Agroforestry management as an adaptive strategy against potential microclimate extremes in coffee agriculture. B. B. Lin. 2007. Agriculture and Forest Meteorology 144:85-94. DOI:10.1016/j.agrformet.2006.12.009.
A few months ago I wrote a detailed post on coffee growing and climate change. Climate change poses a significant threat to coffee growing, as arabica coffee grows best in temperatures around 20C (68F). As this paper reiterates, the photosynthesis of coffee decreases markedly at temperatures between 20 and 24C (68-75F), and grinds to a halt at 34C (93F) and above. At the same time, the fruit ripens at an accelerated rate above 23C, reducing quality, as the best-tasting coffees come from cherries that have ripened slowly, intensifying and concentrating flavor.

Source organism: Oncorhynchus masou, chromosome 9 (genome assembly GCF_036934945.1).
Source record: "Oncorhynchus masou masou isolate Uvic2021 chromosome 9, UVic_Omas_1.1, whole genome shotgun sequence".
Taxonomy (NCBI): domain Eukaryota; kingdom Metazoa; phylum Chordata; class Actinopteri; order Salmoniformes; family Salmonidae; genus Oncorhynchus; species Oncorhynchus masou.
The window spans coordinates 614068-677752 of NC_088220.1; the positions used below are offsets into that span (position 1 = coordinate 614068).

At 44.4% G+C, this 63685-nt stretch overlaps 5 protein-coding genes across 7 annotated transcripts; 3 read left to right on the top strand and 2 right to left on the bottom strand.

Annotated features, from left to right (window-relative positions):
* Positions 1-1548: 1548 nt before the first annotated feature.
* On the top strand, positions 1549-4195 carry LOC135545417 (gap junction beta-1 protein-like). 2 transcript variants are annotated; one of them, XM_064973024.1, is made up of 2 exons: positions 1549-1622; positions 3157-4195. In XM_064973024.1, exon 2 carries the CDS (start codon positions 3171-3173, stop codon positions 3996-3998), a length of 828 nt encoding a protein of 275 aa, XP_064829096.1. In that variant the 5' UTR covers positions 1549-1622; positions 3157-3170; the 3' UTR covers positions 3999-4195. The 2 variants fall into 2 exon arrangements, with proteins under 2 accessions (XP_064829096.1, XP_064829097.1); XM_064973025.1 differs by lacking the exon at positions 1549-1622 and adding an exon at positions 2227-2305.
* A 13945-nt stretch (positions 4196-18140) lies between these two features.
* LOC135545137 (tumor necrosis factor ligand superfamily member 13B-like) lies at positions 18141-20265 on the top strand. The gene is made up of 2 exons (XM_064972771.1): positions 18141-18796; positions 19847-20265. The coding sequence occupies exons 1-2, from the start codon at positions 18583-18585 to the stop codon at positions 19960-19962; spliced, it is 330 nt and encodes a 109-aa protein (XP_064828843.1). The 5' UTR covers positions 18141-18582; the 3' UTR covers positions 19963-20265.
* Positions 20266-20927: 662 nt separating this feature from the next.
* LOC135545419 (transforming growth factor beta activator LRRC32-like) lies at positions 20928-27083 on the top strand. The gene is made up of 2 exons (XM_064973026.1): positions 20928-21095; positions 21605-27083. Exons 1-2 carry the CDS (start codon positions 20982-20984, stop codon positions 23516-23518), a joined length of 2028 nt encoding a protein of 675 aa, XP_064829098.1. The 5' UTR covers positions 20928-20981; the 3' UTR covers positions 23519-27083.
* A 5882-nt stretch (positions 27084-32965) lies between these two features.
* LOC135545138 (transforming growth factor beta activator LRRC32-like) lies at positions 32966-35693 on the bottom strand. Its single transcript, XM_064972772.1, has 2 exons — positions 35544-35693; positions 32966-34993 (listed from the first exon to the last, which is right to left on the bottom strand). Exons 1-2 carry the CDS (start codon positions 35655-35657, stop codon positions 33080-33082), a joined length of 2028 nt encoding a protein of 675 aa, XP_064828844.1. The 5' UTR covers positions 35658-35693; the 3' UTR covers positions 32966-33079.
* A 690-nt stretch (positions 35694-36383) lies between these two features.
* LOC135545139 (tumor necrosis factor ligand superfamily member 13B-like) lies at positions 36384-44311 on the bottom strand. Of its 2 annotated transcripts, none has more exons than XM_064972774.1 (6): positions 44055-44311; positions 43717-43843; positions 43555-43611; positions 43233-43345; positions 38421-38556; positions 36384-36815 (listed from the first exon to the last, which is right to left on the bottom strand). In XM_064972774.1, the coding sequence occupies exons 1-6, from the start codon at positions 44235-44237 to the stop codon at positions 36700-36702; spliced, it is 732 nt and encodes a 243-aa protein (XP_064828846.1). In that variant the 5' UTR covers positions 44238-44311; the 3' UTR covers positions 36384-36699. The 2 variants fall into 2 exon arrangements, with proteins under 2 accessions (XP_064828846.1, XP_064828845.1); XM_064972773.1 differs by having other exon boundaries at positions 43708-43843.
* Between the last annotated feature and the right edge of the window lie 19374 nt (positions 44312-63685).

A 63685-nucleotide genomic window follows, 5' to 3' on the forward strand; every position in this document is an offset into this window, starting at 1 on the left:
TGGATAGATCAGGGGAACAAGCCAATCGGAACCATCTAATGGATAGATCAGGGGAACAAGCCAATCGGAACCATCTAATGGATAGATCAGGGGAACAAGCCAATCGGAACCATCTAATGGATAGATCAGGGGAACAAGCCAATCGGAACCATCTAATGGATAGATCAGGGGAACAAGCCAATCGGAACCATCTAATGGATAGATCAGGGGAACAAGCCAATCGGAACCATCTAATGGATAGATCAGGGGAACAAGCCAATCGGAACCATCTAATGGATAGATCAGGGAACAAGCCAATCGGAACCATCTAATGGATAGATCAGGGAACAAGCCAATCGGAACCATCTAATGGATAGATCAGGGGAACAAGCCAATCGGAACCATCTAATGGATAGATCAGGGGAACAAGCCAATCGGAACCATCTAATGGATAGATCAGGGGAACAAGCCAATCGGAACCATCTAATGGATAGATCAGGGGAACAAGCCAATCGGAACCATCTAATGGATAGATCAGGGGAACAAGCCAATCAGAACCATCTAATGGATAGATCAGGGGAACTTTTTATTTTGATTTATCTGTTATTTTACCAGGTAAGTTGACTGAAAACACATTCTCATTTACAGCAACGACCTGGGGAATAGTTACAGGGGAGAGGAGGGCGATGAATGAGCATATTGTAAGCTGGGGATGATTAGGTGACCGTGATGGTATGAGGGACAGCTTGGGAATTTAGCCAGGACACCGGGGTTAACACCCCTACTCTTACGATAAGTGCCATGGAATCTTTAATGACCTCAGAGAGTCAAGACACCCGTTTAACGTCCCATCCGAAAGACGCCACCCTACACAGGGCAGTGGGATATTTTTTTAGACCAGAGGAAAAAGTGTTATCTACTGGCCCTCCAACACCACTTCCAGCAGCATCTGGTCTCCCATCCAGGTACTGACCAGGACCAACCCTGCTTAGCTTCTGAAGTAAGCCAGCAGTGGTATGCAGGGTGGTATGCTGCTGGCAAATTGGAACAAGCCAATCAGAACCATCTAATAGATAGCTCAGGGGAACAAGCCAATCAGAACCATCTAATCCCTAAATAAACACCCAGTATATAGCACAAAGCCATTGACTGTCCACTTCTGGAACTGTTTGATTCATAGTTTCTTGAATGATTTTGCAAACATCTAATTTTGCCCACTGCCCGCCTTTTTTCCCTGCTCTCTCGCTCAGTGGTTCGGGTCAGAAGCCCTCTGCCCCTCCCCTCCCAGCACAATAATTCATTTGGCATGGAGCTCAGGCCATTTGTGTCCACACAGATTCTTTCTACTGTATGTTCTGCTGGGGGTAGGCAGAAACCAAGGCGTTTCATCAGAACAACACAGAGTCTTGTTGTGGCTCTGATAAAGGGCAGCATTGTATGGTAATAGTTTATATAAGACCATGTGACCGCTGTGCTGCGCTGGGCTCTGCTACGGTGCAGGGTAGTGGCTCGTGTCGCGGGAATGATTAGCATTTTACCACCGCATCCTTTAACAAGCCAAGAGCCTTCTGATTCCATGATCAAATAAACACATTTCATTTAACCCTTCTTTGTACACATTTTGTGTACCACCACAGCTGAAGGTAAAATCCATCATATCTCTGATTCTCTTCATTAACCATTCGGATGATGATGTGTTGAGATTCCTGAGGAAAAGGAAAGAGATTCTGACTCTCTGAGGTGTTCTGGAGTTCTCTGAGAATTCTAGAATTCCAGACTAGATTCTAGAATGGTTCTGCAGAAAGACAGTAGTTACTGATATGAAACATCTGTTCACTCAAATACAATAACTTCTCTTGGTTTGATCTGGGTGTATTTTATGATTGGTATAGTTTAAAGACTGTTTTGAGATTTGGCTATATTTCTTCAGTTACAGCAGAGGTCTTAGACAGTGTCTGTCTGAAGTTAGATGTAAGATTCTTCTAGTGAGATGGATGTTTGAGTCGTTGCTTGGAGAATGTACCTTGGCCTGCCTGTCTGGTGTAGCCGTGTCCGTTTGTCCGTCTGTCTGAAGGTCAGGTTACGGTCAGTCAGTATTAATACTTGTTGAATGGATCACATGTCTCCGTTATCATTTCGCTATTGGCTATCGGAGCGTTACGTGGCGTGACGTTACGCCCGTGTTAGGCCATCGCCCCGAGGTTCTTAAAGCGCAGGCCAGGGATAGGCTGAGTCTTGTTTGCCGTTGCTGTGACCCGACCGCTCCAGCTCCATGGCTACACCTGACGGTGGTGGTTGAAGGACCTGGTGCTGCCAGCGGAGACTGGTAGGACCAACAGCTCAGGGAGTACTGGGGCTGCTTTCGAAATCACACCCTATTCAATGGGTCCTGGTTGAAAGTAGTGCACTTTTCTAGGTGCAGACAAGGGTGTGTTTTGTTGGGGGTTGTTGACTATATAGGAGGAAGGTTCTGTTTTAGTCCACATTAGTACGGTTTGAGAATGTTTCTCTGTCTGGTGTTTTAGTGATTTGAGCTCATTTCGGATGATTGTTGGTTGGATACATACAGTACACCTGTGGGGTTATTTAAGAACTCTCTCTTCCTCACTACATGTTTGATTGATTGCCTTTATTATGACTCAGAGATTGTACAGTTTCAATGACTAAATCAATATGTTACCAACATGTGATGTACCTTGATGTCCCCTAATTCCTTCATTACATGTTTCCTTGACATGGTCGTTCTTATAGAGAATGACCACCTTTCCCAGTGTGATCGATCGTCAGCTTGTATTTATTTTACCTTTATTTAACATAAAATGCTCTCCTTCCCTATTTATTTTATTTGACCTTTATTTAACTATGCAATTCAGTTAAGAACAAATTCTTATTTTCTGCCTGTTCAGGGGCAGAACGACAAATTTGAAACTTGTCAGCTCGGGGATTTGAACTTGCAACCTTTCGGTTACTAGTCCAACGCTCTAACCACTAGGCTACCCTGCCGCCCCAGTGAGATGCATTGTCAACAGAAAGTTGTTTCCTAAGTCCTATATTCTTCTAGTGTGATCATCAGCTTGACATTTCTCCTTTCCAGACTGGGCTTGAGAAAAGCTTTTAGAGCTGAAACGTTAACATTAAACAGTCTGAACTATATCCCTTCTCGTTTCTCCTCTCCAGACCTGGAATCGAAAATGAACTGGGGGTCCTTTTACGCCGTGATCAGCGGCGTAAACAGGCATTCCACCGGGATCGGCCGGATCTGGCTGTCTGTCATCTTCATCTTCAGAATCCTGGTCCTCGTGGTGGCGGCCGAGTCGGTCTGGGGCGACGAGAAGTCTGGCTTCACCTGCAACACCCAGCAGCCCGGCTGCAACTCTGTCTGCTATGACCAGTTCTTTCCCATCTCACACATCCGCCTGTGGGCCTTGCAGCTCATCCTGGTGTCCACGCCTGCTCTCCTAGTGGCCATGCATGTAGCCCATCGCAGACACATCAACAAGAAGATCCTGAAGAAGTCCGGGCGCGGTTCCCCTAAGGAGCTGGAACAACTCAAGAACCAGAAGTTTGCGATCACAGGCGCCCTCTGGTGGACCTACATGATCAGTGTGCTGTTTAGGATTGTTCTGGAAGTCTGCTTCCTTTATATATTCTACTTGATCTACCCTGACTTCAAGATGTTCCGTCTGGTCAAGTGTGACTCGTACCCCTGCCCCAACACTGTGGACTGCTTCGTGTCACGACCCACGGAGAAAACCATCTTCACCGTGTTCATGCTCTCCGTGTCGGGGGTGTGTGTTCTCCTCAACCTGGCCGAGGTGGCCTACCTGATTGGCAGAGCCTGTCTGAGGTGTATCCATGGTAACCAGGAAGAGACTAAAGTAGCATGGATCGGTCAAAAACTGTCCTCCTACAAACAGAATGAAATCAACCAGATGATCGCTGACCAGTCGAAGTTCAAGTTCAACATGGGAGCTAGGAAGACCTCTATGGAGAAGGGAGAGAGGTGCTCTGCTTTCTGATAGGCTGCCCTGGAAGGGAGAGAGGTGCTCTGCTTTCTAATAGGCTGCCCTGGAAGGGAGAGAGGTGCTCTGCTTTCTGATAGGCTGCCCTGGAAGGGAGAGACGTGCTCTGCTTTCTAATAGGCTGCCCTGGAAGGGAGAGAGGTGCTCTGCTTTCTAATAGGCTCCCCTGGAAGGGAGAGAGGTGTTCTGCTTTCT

This study looked at shade cover at farms in the Soconusco region of southern Chiapas, Mexico (Finca Irlanda, Finca Hamburgo, and Rancho Alegre) and how the amount of shade impacted temperature, humidity, and soil moisture. Although this has long been suspected, this study confirms that the fluctuations in microclimate decrease as shade level increases. Increased shade in coffee agrosystems can help mitigate the effects of climate change by buffering the coffee from climate variability.
Nearly 4 million Mexicans depend on coffee production. Farmers have already noticed changes in the climate, particularly longer dry seasons. What will happen if farmers have to abandon their plots? As during the coffee crisis, many head north.